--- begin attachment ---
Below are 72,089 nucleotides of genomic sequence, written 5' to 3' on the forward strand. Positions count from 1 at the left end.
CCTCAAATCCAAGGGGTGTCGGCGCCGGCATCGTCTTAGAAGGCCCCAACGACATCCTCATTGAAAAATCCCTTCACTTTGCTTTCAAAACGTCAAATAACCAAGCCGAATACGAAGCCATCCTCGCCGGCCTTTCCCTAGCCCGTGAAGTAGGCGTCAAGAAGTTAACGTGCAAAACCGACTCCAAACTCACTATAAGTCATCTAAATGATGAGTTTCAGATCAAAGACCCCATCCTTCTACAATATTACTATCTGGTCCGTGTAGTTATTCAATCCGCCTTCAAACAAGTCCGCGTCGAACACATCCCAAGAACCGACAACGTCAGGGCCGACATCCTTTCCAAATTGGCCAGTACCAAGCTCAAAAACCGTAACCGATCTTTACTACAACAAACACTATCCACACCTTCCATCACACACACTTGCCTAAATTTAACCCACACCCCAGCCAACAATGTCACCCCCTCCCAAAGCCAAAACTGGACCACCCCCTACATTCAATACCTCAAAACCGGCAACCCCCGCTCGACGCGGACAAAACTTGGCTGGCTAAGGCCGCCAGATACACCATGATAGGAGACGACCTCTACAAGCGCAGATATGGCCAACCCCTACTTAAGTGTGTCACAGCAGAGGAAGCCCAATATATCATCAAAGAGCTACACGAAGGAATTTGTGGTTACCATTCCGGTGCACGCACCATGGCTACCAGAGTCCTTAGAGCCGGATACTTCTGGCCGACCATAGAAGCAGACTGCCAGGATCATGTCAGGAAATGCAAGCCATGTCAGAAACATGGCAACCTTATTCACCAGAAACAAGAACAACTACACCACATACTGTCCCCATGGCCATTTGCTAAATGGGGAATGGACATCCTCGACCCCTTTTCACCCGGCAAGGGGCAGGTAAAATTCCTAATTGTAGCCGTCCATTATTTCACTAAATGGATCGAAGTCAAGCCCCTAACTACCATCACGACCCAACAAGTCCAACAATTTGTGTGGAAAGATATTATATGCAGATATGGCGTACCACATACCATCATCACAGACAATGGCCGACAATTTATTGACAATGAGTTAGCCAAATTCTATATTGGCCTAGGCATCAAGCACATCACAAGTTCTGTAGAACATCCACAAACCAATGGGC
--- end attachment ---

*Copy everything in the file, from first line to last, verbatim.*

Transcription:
Below are 72,089 nucleotides of genomic sequence, written 5' to 3' on the forward strand. Positions count from 1 at the left end.
CCTCAAATCCAAGGGGTGTCGGCGCCGGCATCGTCTTAGAAGGCCCCAACGACATCCTCATTGAAAAATCCCTTCACTTTGCTTTCAAAACGTCAAATAACCAAGCCGAATACGAAGCCATCCTCGCCGGCCTTTCCCTAGCCCGTGAAGTAGGCGTCAAGAAGTTAACGTGCAAAACCGACTCCAAACTCACTATAAGTCATCTAAATGATGAGTTTCAGATCAAAGACCCCATCCTTCTACAATATTACTATCTGGTCCGTGTAGTTATTCAATCCGCCTTCAAACAAGTCCGCGTCGAACACATCCCAAGAACCGACAACGTCAGGGCCGACATCCTTTCCAAATTGGCCAGTACCAAGCTCAAAAACCGTAACCGATCTTTACTACAACAAACACTATCCACACCTTCCATCACACACACTTGCCTAAATTTAACCCACACCCCAGCCAACAATGTCACCCCCTCCCAAAGCCAAAACTGGACCACCCCCTACATTCAATACCTCAAAACCGGCAACCCCCGCTCGACGCGGACAAAACTTGGCTGGCTAAGGCCGCCAGATACACCATGATAGGAGACGACCTCTACAAGCGCAGATATGGCCAACCCCTACTTAAGTGTGTCACAGCAGAGGAAGCCCAATATATCATCAAAGAGCTACACGAAGGAATTTGTGGTTACCATTCCGGTGCACGCACCATGGCTACCAGAGTCCTTAGAGCCGGATACTTCTGGCCGACCATAGAAGCAGACTGCCAGGATCATGTCAGGAAATGCAAGCCATGTCAGAAACATGGCAACCTTATTCACCAGAAACAAGAACAACTACACCACATACTGTCCCCATGGCCATTTGCTAAATGGGGAATGGACATCCTCGACCCCTTTTCACCCGGCAAGGGGCAGGTAAAATTCCTAATTGTAGCCGTCCATTATTTCACTAAATGGATCGAAGTCAAGCCCCTAACTACCATCACGACCCAACAAGTCCAACAATTTGTGTGGAAAGATATTATATGCAGATATGGCGTACCACATACCATCATCACAGACAATGGCCGACAATTTATTGACAATGAGTTAGCCAAATTCTATATTGGCCTAGGCATCAAGCACATCACAAGTTCTGTAGAACATCCACAAACCAATGGGC